Be your own man, Ratan Tata has advised Cyrus Mistry, who will succeed him at the helm of the $100-billion Tata group two weeks from now. “I don’t think it is right to have a ghost to shadow over somebody,” says Tata, dismissing any notion that his larger-than-life persona would linger even after he retires on December 28, when he turns 75.
Tata has told Mistry, 31 years younger, “you should be your own person, you should take your own call and you should decide what you want to”.
Tata spoke about his 50 years with the group, 21 as its chairman, the highs and lows of his tenure, his equation with Mistry and his post-retirement plans during an expansive interview at his office.
Mistry, currently vice-chairman of the conglomerate that spans automobiles, IT, hotels, tea and steel across 80 countries, has been working closely with Tata to prepare for the transition.
Have you passed on a success mantra to Mistry?, the outgoing chairman was asked. “No, I told him the same things that I told myself when JRD (late JRD Tata) handed over the mantle to me. The first reaction of anybody is to be JRD Tata because you are filling his shoes.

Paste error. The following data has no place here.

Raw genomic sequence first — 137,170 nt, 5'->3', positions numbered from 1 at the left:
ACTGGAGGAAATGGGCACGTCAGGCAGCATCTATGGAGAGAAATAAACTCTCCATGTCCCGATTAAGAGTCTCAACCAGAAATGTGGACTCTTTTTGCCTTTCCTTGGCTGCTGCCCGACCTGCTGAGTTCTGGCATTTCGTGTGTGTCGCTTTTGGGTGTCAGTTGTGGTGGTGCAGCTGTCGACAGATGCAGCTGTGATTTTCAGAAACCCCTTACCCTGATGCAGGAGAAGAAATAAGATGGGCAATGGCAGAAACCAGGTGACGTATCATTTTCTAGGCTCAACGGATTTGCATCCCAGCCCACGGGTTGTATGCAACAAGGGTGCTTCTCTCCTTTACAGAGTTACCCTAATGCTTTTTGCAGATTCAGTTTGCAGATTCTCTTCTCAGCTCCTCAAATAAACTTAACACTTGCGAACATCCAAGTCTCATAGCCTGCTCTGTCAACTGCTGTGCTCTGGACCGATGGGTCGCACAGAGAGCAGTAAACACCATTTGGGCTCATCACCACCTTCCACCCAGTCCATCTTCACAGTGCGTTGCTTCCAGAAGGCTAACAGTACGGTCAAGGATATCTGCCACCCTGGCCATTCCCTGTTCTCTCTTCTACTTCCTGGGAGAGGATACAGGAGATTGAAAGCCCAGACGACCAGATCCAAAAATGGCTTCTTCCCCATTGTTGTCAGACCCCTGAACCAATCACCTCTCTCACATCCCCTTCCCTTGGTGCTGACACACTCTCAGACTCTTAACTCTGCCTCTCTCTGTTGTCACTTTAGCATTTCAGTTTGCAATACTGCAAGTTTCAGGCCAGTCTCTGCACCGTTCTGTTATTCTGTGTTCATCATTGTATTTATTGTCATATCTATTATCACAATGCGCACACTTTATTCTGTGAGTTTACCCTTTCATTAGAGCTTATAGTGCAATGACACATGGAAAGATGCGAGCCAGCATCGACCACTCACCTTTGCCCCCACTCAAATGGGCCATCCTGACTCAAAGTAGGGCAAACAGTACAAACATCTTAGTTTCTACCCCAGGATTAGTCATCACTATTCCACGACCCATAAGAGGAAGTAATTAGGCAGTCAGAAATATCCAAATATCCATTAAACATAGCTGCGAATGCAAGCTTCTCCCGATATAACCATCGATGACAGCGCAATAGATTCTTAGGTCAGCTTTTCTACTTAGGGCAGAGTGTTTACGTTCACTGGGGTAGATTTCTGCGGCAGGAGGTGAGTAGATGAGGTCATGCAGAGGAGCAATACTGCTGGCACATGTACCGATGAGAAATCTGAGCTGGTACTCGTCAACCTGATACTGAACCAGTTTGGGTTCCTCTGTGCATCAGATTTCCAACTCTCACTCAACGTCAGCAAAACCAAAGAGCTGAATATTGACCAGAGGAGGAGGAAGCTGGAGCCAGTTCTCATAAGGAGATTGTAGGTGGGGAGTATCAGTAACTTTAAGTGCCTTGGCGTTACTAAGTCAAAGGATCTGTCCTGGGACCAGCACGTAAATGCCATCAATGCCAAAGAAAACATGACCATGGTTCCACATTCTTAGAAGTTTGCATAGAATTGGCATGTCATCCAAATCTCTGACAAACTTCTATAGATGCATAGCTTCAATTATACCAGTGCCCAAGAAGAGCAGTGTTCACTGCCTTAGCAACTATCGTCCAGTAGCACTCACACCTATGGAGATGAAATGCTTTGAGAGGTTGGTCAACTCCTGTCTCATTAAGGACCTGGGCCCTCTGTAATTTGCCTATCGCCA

“I instantly told myself, ‘I can never do that’. I will never be him much as I try to imitate him. So I took a decision to be myself and to do what I thought was the right thing. I told Cyrus the same thing,” he said.
During the transition, Mistry had asked him from time to time, ‘is this ok, that ok’. He had responded by telling him that he should look at things as “if I were not there because you should be your own person”.
He had told Mistry, “if you want my inputs I will give it to you but be your own man and be yourself and just be driven by the fact that every act you do and every move you make has to stand the test of public scrutiny”.
That, he said, was the test he had given himself. “If it stands the test of public scrutiny,